Carbon dioxide thermodynamics, kinetics, and mass transfer in aqueous piperazine derivatives and other amines

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Carbon dioxide thermodynamics, kinetics, and mass transfer in aqueous piperazine derivatives and other amines

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Title: Carbon dioxide thermodynamics, kinetics, and mass transfer in aqueous piperazine derivatives and other amines
Author: Chen, Xi, 1981-
Abstract: To screen amine solvents for application in CO2 capture from coal-fired power plants, the equilibrium CO2 partial pressure and liquid film mass transfer coefficient were characterized for CO2-loaded and highly concentrated aqueous amines at 40 – 100 °C over a range of CO2 loading with a Wetted Wall Column (WWC). The acyclic amines tested were ethylenediamine, 1,2-diaminopropane, diglycolamine®, methyldiethanolamine (MDEA)/Piperazine (PZ), 3-(methylamino)propylamine, 2-amino-2-methyl-1-propanol and 2-amino-2-methyl-1-propanol/PZ. The cyclic amines tested were piperazine derivatives including proline, 2-piperidineethanol, N-(2-hydroxyethyl)piperazine, 1-(2-aminoethyl)piperazine, N-methylpiperazine (NMPZ), 2-methylpiperazine (2MPZ), 2,5-trans-dimethylpiperazine, 2MPZ/PZ, and PZ/NMPZ/1,4-dimethylpiperazine (1,4-DMPZ). The cyclic CO2 capacity and heat of CO2 absorption were estimated with a semi-empirical vapor-liquid-equilibrium model. 5 m MDEA/5 m PZ, 8 m 2MPZ, 4 m 2MPZ/4 m PZ and 3.75 m PZ/3.75 m NMPZ/0.5 m 1,4-DMPZ were identified as promising solvent candidates for their large CO2 capacity, fast mass transfer rate and moderately high heat of absorption. The speciation in 8 m 2MPZ and 4 m 2MPZ / 4 m PZ at 40 °C at varied CO2 loading was investigated using quantitative 1H and 13C nuclear magnetic resonance (NMR) spectroscopy. In 8 m 2MPZ at 40 °C over the CO2 loading range of 0 – 0.37 mol CO2/mol alkalinity, more than 75% of the dissolved CO2 exists in the form of unhindered 2MPZ monocarbamate, and the rest is in the form of bicarbonate and dicarbamate; 19% - 56% of 2MPZ is converted to 2MPZ carbamate at 0.1 - 0.37 mol CO2/mol alkalinity. A rigorous thermodynamic model was developed for 8 m 2MPZ in the framework of the Electrolyte Nonrandom Two-Liquid (ENRTL) model. At 40 °C, the reaction stoichiometry for 2MPZ and CO2 is around 2 at lean loading but diminishes to 0 at rich loading. Bicarbonate becomes the major product at CO2 loading greater than 0.35 mol/mol alkalinity. The predicted heat of CO2 absorption is 75 kJ/mol at 140 °C and decreases with temperature when CO2 loading is above 0.25. The mass transfer rate data for 8 m 2MPZ was represented with a rate-based WWC model created in Aspen Plus®. The reaction rate was described with termolecular mechanism on an activity basis. With minor CO2 loading adjustment and regression of pre-exponential kinetic constants and diffusion activation energy, a majority of the measured CO2 fluxes in the WWC experiments were fitted by the model within ±20% over 40 – 100 °C and 0.1 – 0.37 mol CO2/mol alkalinity. The diffusion activation energy for 8 m 2MPZ at the rich loading is about 28 kJ/mol. The activity-based reaction rate constant at 40 °C for 2MPZ carbamate formation catalyzed by 2MPZ is 1.94×1010 kmol/m3•s. The calculated liquid film mass transfer coefficients are in close agreement with the experimental values. The liquid film mass transfer rate is dependent on the diffusion coefficients of amine and CO2 to the same extent at lean loading and 40 °C. The sum of the powers for the two diffusivities is approximately equal to 0.5 over the loading range of 0 – 0.4 mol CO2/mol alkalinity. The sum of the powers for the dependence of the liquid film mass transfer coefficient on the carbamate formation rate constants (k2MPZ-2MPZ and k2MPZCOO--2MPZ) approaches 0.5 at very lean loading at low temperature, but it decreases as CO2 loading and temperature is increased. At 100 °C, the physical liquid film mass transfer coefficient is the most important factor that determines the liquid mass transfer rate. The pseudo-first order region shifts to higher range of physical liquid film transfer coefficient as temperature increases.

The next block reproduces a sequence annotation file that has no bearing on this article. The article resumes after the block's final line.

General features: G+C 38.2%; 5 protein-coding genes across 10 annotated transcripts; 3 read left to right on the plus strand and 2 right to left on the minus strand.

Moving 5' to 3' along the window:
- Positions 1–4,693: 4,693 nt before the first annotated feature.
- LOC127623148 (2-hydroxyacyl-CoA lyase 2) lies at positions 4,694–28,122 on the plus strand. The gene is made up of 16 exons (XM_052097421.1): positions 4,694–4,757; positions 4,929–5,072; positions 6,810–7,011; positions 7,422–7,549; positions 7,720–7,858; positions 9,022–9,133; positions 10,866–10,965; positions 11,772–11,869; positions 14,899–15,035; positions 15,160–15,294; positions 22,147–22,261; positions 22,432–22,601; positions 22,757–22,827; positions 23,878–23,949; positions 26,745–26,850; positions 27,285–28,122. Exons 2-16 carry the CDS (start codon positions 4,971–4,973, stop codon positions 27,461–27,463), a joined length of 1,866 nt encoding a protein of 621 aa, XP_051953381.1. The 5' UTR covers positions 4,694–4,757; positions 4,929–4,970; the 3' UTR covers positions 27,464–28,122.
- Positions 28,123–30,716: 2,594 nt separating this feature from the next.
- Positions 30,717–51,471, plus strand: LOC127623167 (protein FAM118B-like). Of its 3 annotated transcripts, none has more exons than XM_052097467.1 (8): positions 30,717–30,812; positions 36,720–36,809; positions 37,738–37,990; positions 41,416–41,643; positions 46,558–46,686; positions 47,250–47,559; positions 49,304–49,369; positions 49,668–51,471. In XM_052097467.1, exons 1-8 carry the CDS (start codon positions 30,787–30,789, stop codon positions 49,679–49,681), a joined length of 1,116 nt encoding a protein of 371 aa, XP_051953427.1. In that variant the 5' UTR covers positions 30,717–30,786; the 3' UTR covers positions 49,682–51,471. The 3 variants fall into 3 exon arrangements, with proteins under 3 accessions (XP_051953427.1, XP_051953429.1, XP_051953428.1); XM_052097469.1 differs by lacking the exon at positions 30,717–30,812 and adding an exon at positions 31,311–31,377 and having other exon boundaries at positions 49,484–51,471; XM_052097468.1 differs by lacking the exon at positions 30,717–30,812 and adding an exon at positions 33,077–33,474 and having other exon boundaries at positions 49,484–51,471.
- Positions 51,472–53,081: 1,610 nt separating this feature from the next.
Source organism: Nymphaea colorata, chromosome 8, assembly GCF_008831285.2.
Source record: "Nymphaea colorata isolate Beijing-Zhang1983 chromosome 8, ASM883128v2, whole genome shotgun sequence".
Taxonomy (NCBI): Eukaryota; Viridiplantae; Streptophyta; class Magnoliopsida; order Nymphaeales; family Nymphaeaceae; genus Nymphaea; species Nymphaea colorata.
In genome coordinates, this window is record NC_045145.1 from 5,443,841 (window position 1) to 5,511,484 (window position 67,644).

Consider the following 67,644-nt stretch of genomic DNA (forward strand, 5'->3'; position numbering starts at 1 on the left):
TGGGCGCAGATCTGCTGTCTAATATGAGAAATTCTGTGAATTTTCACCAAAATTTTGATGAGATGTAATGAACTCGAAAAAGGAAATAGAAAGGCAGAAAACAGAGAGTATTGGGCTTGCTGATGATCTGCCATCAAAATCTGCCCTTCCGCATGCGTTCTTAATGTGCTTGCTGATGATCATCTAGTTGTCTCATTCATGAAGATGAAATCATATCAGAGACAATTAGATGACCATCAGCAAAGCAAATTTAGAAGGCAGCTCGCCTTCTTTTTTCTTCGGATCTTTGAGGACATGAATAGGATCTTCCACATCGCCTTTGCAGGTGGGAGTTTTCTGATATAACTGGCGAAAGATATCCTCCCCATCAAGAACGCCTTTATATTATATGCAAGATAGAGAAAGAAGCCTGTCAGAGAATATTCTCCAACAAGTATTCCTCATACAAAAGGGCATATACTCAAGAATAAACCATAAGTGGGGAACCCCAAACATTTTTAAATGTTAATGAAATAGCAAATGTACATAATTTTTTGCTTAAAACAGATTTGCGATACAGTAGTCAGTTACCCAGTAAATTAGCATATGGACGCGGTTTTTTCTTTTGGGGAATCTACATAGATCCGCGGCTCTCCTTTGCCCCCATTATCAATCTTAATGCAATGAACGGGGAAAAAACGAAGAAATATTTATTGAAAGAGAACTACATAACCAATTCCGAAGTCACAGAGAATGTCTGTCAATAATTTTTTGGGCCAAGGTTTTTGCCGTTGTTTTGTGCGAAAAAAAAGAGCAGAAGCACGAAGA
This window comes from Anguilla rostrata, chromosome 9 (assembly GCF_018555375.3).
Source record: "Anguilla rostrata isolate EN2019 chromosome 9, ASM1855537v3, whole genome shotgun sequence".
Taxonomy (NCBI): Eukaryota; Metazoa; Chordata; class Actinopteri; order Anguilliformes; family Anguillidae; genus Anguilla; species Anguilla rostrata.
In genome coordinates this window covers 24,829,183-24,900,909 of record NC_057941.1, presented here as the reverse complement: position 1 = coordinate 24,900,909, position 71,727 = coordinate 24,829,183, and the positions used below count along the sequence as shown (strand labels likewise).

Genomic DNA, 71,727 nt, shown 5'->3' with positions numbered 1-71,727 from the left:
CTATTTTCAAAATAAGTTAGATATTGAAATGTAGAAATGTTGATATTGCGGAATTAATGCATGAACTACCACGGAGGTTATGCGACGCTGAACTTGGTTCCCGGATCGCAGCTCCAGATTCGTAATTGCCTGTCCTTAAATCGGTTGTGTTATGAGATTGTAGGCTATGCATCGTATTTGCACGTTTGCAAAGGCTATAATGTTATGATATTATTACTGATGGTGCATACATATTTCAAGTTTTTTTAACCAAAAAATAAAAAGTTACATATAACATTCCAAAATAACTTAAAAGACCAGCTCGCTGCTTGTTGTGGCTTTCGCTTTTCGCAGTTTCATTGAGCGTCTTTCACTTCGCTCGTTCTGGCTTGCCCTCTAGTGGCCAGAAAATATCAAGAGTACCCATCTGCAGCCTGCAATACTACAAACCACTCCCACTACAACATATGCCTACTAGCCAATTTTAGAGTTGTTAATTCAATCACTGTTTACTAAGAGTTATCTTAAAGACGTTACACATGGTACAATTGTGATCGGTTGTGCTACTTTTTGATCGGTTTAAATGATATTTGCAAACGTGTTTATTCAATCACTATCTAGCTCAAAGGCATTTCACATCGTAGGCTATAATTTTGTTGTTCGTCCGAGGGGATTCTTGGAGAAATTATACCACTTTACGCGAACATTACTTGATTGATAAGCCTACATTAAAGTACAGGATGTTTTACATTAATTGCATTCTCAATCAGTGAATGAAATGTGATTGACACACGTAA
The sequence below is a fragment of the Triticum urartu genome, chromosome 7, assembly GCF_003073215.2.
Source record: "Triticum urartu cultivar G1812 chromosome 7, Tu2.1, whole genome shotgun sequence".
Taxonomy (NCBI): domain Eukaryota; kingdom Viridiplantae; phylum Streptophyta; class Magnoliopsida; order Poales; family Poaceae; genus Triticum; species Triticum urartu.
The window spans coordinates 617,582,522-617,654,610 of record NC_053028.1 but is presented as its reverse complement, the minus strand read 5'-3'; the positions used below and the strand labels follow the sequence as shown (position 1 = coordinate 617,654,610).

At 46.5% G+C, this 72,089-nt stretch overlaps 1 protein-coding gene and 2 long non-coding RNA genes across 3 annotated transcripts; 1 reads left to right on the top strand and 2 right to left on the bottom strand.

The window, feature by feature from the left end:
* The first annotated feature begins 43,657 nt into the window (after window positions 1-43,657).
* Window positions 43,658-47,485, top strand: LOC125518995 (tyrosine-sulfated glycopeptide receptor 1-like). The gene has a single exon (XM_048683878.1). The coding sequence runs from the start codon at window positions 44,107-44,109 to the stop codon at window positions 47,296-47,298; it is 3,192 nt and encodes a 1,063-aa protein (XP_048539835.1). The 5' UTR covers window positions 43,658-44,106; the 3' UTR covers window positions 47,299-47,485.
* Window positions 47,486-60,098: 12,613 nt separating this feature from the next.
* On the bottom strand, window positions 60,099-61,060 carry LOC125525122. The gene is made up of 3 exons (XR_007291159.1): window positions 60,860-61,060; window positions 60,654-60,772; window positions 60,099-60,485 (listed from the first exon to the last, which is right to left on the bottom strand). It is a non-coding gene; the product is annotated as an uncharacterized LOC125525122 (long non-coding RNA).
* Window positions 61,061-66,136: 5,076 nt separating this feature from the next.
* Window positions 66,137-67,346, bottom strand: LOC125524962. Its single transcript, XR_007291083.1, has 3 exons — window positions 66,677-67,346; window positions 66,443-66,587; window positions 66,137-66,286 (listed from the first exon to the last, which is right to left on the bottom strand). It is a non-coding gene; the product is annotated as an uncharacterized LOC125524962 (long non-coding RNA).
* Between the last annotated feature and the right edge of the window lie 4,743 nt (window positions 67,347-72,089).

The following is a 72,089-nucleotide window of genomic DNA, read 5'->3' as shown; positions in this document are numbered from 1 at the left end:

Department: Chemical Engineering
Subject: Piperazine derivatives Carbon dioxide solubility Liquid film mass transfer coefficient Heat of absorption
URI: http://hdl.handle.net/2152/ETD-UT-2011-08-4312
Date: 2011-08

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